District of Columbia
Trader Joe's peanut butter linked to illness, recalled
WASHINGTON - The grocery store chain Trader Joe's is recalling peanut butter that has been linked to 29 salmonella illnesses in 18 states.
The Food and Drug Administration and the federal Centers for Disease Control said Saturday that the store's Creamy Salted Valencia Peanut Butter, which is sold nationwide, is the likely source of the outbreak. The agencies are investigating whether any other items sold at the store could be contaminated.
More than three-fourths of those who became ill were children under the age of 18. No deaths have been reported.
The FDA issued a statement Saturday saying that the FDA, the CDC and the state of California briefed Trader Joe's on its investigation showing the link between the peanut butter and the illnesses on Sept. 20. The company then agreed to remove the product.
According to the individual states' health departments, three cases were in Massachusetts, one was in Rhode Island and one was in North Carolina.
Ex-CIA operative Wilson, once branded a traitor, dies
SEATTLE - Edwin P. Wilson, a former CIA operative who was branded a traitor and convicted of shipping arms to Libya but whose conviction was overturned after he spent two decades in prison, has died. He was 84.
Wilson died Sept. 10 in Seattle from complications from a heart-valve replacement surgery, said Craig Emmick, a director at Columbia Funeral Home in Seattle.
Wilson who set up front companies abroad for the CIA and posed as a rich American businessman was convicted in 1983 for shipping 20 tons of C-4 plastic explosives to Libya.
A federal judge threw out that conviction in 2003, saying the government failed to correct information about Wilson's service to the CIA that it admitted internally was false.
Wilson had been sentenced to 52 years in prison for selling arms and explosives to Libya in the late 1970s and early 1980s, and for other crimes.
He served more than 20 years in prison, mostly in solitary confinement, until he was released in 2004.
Floodwaters recede to allow cleanup in Talkeetna
ANCHORAGE - Floodwaters receded Saturday from much of the tourist town of Talkeetna, giving residents a chance to begin cleaning the muddy mess left behind - but officials warned that the danger hadn't passed and advised that people boil their water.
About 200 miles south, in Cooper Landing on the Kenai Peninsula, the Kenai River had yet to crest and the National Weather Service extended a flood warning until Monday afternoon saying that the river will continue rising. Residents of one subdivision were told to be ready to evacuate.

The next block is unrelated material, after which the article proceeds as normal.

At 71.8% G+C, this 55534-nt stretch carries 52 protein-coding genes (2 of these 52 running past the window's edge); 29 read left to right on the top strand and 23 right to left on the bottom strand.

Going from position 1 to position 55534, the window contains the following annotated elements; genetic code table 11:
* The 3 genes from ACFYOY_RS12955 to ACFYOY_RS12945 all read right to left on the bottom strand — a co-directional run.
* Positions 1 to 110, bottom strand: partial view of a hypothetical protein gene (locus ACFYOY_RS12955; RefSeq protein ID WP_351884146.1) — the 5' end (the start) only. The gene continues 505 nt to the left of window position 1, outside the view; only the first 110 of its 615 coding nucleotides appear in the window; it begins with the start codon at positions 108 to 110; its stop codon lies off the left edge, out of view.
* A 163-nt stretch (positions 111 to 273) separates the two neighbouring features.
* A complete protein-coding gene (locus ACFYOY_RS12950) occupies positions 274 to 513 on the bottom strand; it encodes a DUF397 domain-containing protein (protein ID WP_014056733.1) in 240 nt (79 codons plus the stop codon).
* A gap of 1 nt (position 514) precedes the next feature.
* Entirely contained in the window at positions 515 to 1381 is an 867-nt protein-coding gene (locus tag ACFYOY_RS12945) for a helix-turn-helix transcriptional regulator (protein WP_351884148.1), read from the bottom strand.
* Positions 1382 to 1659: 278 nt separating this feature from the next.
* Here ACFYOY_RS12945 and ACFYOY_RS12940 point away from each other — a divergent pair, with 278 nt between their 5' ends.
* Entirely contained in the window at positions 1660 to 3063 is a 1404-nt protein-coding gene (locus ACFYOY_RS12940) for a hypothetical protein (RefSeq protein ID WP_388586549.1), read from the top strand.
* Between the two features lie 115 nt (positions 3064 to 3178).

Forecasters said rain would continue falling today, making it tough to predict how high waterways would rise on the peninsula and when they'll crest.
The outlook seemed a bit better in Talkeetna. Rivers and streams draining from the Talkeetna Mountains had crested and water levels fell steadily Friday night, the weather service said.
Flight attendant arrested with passenger's iPad
OREGON CITY - Police say a Nevada man who lost his iPad on an airplane used an app called Find My iPad to locate it inside the Oregon home of a flight attendant.
Officers in Oregon City, outside Portland, arrested 43-year-old Wendy Ronelle Dye Friday evening.
The flight attendant for Horizon Air allegedly told officers that a passenger brought her the tablet saying it was found on a seat. She said she never used the iPad and planned to turn it over to airline officials, but police found some of her personal information on it including her husband's birthday.
Arrangements are being made to return the tablet to its owner in Reno. A spokeswoman for Alaska Airlines, which owns Horizon, says Dye was suspended.
Officials: Law helps seniors save $76 million on drugs
BOSTON - Federal officials say the health-care law championed by President Obama and scorned by Republicans has helped Massachusetts seniors save more than $76 million on prescription drugs this year.
The U.S Department of Health and Human Services says the Affordable Care Act has enabled seniors in the Medicare's "donut hole" coverage gap save an average of $610 in the first eight months of this year.
The health-care law provides better Medicare coverage for seniors with high prescription costs, and no copayments for preventive care.
Nearly 519,000 Massachusetts residents have received at least one preventive service with no co-payments in the first eight months of this year.
Willie Nelson criticizes US policy on family farms
HERSHEY - Willie Nelson was in central Pennsylvania for Saturday's annual Farm Aid concert - but he said he wished that he didn't have to be doing the events.
Farm Aid exists because government agricultural policies too often tilt toward large corporate-owned farms rather than small farmers, the veteran country singer said.
"I'm very sorry that we have to be here because this problem should have been solved many years ago," he told The (Harrisburg) Patriot-News. "I wish the government would take better care of our natural resources, and that includes the family farmer."
Farm Aid has been held nearly every year since 1985 and has raised more than $40 million to help keep family farmers on their land.
The Associated Press